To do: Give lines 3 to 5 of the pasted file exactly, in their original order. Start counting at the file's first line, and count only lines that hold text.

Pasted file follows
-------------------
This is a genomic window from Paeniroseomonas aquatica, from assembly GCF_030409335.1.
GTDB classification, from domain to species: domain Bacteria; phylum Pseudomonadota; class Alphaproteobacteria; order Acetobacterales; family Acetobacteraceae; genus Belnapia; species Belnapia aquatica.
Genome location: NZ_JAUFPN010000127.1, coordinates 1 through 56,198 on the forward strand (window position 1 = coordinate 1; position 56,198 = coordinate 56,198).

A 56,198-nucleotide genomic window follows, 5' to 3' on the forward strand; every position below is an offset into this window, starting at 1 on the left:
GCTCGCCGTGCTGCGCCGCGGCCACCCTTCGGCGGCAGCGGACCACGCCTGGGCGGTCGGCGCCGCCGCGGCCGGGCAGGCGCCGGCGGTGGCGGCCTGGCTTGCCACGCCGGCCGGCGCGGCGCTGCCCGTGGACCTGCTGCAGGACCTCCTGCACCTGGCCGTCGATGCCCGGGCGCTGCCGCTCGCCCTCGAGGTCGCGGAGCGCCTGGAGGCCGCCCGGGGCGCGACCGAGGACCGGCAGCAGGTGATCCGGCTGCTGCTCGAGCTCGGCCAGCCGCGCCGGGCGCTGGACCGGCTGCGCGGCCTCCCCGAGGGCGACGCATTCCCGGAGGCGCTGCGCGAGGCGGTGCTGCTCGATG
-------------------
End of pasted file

Genome location: NZ_JAUFPN010000127.1, coordinates 1 through 56,198 on the forward strand (window position 1 = coordinate 1; position 56,198 = coordinate 56,198).

A 56,198-nucleotide genomic window follows, 5' to 3' on the forward strand; every position below is an offset into this window, starting at 1 on the left:
GCTCGCCGTGCTGCGCCGCGGCCACCCTTCGGCGGCAGCGGACCACGCCTGGGCGGTCGGCGCCGCCGCGGCCGGGCAGGCGCCGGCGGTGGCGGCCTGGCTTGCCACGCCGGCCGGCGCGGCGCTGCCCGTGGACCTGCTGCAGGACCTCCTGCACCTGGCCGTCGATGCCCGGGCGCTGCCGCTCGCCCTCGAGGTCGCGGAGCGCCTGGAGGCCGCCCGGGGCGCGACCGAGGACCGGCAGCAGGTGATCCGGCTGCTGCTCGAGCTCGGCCAGCCGCGCCGGGCGCTGGACCGGCTGCGCGGCCTCCCCGAGGGCGACGCATTCCCGGAGGCGCTGCGCGAGGCGGTGCTGCTCGATG